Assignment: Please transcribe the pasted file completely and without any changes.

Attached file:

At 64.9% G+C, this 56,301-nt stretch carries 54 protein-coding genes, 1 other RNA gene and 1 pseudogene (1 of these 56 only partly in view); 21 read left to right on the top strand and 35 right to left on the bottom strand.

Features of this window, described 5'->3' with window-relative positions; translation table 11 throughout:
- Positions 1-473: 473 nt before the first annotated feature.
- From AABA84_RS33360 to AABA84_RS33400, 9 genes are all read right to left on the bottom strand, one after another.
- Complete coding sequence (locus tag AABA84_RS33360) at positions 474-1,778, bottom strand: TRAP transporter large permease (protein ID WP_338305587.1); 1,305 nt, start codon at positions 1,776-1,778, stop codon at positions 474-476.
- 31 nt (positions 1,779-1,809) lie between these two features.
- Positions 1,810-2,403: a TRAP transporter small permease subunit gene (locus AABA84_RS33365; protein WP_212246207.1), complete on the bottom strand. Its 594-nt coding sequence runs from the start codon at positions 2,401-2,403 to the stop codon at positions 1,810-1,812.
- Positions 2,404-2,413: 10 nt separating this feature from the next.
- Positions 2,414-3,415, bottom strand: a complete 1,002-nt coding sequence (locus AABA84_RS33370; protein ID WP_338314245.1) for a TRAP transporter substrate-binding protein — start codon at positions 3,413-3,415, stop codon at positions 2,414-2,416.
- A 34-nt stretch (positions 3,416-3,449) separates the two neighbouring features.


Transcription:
At 64.9% G+C, this 56,301-nt stretch carries 54 protein-coding genes, 1 other RNA gene and 1 pseudogene (1 of these 56 only partly in view); 21 read left to right on the top strand and 35 right to left on the bottom strand.

Features of this window, described 5'->3' with window-relative positions; translation table 11 throughout:
- Positions 1-473: 473 nt before the first annotated feature.
- From AABA84_RS33360 to AABA84_RS33400, 9 genes are all read right to left on the bottom strand, one after another.
- Complete coding sequence (locus tag AABA84_RS33360) at positions 474-1,778, bottom strand: TRAP transporter large permease (protein ID WP_338305587.1); 1,305 nt, start codon at positions 1,776-1,778, stop codon at positions 474-476.
- 31 nt (positions 1,779-1,809) lie between these two features.
- Positions 1,810-2,403: a TRAP transporter small permease subunit gene (locus AABA84_RS33365; protein WP_212246207.1), complete on the bottom strand. Its 594-nt coding sequence runs from the start codon at positions 2,401-2,403 to the stop codon at positions 1,810-1,812.
- Positions 2,404-2,413: 10 nt separating this feature from the next.
- Positions 2,414-3,415, bottom strand: a complete 1,002-nt coding sequence (locus AABA84_RS33370; protein ID WP_338314245.1) for a TRAP transporter substrate-binding protein — start codon at positions 3,413-3,415, stop codon at positions 2,414-2,416.
- A 34-nt stretch (positions 3,416-3,449) separates the two neighbouring features.